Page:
|Anne Whitaker, the North American president of pharmaceuticals for Sanofi US|
Sanofi's ($SNY) got a new OTC offering, and consumers will soon have a steroid-based nasal spray option in drugstore aisles. Friday, the FDA backed the sale of allergy med Nasacort as an OTC med. It's a win for the company, whose consumer healthcare strategy focuses on switching drugs over from prescription status. And it sets a regulatory precedent for other companies looking to do the same.
The approval makes Nasacort, which treats hay fever and upper respiratory allergies, first in its class as an OTC med. "We believe there is significant value in making certain types of medicines, like Nasacort, directly available to consumers," said Anne Whitaker, the North American president of pharmaceuticals for Sanofi US. "Allergy sufferers will benefit from having an additional treatment option, and it is a strong addition to our existing consumer healthcare portfolio."
There's also value there for Sanofi, with the OTC conversion marking a revenue opportunity for the French drugmaker. The approval adds Nasacort to Sanofi's Chattem consumer healthcare division, which it picked up in an effort to diversify its offerings in advance of the patent cliff. Sanofi charged Chattem with launching an OTC version of blockbuster allergy med Allegra, which it did in 2011 to the tune of €211 million ($280 million) in revenue that year.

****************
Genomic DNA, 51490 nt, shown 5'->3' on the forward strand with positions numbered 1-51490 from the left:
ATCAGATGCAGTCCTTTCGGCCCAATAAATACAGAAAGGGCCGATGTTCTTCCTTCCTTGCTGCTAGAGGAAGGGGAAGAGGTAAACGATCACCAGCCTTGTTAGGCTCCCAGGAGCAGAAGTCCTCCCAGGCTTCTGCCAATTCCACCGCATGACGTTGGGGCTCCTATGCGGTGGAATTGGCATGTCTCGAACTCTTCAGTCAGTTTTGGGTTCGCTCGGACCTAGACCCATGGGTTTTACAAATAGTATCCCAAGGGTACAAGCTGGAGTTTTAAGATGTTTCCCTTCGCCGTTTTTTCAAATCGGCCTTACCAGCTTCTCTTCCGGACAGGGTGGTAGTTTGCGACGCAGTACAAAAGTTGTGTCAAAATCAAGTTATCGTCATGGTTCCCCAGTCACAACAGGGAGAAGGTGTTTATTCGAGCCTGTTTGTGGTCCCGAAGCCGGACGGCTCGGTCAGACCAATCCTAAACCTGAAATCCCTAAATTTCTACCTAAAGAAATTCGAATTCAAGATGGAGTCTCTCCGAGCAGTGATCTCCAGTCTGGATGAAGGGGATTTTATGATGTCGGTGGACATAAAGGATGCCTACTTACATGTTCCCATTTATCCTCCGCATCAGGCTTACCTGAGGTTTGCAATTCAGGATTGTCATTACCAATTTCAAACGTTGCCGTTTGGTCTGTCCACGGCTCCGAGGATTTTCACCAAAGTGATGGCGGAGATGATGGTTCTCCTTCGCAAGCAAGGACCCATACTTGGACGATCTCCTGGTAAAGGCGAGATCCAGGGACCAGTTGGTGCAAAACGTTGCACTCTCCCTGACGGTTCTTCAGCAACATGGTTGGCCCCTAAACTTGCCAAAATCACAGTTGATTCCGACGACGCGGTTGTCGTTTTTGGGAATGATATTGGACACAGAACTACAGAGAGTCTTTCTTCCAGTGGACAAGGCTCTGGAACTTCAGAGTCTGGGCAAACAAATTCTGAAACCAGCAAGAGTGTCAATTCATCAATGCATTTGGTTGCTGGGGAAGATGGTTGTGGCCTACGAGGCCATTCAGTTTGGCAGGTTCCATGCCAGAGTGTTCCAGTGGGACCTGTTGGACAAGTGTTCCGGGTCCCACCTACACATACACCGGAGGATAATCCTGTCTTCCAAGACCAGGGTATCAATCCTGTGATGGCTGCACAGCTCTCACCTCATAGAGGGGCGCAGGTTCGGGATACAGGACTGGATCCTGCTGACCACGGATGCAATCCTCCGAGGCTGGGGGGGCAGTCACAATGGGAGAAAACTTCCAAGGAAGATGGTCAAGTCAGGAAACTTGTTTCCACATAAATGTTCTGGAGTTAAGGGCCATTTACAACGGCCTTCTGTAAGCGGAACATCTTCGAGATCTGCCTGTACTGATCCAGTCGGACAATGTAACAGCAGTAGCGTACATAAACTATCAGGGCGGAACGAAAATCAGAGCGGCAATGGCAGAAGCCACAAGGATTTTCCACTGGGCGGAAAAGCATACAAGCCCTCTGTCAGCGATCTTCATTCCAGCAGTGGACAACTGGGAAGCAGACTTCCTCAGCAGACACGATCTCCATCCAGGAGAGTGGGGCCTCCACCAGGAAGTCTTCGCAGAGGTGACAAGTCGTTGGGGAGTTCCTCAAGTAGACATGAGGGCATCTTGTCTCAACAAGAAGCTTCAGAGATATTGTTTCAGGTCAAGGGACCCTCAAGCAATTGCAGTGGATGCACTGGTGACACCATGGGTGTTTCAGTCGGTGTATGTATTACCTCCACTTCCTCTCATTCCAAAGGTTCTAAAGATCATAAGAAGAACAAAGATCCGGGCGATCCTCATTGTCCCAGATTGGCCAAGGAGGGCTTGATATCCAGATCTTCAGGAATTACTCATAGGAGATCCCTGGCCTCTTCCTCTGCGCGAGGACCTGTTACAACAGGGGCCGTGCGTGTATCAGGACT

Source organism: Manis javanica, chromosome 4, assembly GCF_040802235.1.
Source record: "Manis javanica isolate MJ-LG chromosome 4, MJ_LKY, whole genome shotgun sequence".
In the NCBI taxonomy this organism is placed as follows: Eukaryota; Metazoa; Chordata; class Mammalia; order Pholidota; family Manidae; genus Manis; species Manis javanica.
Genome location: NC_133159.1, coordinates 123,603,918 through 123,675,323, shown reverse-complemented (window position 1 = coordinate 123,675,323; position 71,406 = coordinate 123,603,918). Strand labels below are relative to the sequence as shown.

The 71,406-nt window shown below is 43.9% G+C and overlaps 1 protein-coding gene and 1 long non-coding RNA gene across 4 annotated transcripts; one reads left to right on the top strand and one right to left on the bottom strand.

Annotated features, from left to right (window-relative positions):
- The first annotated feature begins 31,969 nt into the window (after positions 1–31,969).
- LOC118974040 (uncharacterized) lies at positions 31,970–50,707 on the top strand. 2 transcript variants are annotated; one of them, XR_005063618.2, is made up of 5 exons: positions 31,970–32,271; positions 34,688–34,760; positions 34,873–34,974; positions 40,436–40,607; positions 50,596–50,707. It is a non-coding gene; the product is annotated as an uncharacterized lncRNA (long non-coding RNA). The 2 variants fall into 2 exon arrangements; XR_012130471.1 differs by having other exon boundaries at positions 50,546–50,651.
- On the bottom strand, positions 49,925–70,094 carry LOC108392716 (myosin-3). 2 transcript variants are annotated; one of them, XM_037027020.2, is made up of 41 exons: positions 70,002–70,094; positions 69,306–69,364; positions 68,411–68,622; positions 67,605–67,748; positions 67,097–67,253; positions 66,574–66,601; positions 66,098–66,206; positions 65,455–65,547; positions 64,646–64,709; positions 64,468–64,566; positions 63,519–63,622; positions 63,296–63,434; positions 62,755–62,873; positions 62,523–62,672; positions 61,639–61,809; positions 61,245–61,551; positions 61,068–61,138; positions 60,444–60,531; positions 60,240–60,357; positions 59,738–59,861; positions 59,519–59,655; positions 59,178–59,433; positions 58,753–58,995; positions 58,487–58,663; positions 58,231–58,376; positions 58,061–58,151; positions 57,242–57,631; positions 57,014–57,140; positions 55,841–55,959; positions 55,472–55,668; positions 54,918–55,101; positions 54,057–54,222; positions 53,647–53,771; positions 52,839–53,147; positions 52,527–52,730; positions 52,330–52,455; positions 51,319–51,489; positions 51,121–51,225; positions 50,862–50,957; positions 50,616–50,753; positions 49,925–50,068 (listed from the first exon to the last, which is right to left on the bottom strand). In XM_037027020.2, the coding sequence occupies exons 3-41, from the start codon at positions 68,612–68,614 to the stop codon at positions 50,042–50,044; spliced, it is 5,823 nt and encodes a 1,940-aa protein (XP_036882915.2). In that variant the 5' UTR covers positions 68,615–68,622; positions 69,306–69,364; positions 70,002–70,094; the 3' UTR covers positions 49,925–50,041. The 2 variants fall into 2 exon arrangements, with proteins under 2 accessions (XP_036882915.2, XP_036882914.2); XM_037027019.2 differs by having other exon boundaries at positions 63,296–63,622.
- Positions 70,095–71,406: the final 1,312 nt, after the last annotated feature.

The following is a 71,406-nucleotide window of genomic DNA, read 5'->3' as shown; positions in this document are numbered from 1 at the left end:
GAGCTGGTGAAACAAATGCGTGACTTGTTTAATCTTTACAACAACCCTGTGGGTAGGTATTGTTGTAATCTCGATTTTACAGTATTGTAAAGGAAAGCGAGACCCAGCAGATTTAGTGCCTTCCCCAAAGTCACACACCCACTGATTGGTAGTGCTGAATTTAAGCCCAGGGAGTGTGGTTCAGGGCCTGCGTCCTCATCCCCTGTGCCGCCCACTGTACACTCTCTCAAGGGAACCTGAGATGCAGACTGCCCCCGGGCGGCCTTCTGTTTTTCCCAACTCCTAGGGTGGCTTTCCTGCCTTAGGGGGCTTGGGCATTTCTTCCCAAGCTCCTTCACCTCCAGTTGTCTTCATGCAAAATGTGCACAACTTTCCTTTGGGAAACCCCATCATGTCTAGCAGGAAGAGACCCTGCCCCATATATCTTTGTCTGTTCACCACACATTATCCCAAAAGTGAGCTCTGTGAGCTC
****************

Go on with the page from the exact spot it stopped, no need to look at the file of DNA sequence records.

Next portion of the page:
With peak sales of $375 million, Nasacort's OTC sales would be considerably smaller; the prescription version generated €71 million (about $94 million) last year. But the market is substantial: IMS Health figures quoted by The Wall Street Journal list nasal steroid allergy sprays at $2 billion in 2012 sales, with more than 47 million prescriptions written. And Sanofi, which reported a dismal 9.8% slide in net sales last quarter, will appreciate the boost.
The approval comes as Sanofi is reorganizing its consumer healthcare operations to grow that business further. Last week, it tabbed its consumer healthcare division for worldwide expansion, creating a new Global Consumer Healthcare segment. The company said the move would "strengthen innovation" and build "some global brands or global brand platforms in support of the regional or local brand carriers." The division has already doubled its sales from €1.42 billion ($1.93 billion) in 2008 to €3.01 billion ($4.09 billion) in 2012, buying out businesses around the world to become one of the top OTC players worldwide.
Other Big Pharma companies have come up with similar ideas to offset patent losses. And while the FDA in the past hasn't been so gung-ho to grant OTC status, Sanofi's approval may just represent an opportunity for other drugmakers to follow suit. The result? A shift that would open up consumer access while saving money for government programs that pay prescription prices--and keep sales coming for drugmakers, of course.
Special Reports: Top Pharma Companies by 2012 Revenues - Sanofi | 20 Highest-Paid Biopharma CEOs - Christopher Viehbacher